Differences in general activity and a general decrease in reward valuation are unlikely explanations for our findings because enriched and unenriched rats did not differ in their running speeds during initial training, and eventually showed similar running speeds to the new small reward. Explanations in terms of associative generalization decrements, the idea that the new small reward disrupts associative links between the context (apparatus), reward and response and hence interferes with the response subsequently shown, also appear unlikely since differences in such effects are predicted to occur immediately (Flaherty 1996).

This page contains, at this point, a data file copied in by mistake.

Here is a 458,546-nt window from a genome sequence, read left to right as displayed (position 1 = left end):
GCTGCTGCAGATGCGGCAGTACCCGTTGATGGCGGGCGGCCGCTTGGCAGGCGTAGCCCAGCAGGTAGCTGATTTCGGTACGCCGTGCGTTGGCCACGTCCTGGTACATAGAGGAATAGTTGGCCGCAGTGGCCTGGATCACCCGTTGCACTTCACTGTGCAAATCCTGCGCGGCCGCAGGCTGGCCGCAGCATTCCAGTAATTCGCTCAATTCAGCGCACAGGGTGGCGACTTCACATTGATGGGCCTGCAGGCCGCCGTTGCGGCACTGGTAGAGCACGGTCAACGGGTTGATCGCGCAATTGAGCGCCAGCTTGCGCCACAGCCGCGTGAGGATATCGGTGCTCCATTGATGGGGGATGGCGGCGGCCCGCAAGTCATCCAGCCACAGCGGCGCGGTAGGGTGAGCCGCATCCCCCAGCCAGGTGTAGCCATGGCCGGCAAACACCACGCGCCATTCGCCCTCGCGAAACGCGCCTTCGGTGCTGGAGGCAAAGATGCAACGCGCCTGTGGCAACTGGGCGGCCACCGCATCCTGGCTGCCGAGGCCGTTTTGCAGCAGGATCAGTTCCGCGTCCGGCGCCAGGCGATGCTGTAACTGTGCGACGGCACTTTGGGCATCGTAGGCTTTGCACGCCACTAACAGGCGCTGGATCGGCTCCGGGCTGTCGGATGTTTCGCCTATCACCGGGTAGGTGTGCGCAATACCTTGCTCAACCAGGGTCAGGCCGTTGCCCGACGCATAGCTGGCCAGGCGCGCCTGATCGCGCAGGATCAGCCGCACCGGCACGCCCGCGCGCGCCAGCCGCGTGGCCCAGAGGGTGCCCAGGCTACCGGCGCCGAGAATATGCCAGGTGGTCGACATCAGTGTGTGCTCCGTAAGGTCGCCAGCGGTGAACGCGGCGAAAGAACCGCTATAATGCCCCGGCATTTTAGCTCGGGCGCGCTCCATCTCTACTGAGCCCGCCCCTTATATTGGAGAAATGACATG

In summary, our results indicate that sensitivity to reward reduction may be a valuable new indicator of animal emotion and welfare. It remains to be seen whether other reward evaluation processes involving contrasts between expected and actual rewards (e.g. sensitivity to reward gain; removal of aversive stimuli) also reflect background affective state. Parallel studies using this approach in humans and animals may also reveal cross-species commonalities in the influence of affect on reward evaluation.

Acknowledgments

This work followed the ASAB guidelines for the use of animals in research and was performed under a UK Home Office licence.

We thank the BBSRC for supporting this work and funding O.H.P.B., R.P. and E.S.P.

Footnotes

    • Received February 29, 2008.
    • Accepted April 30, 2008.

References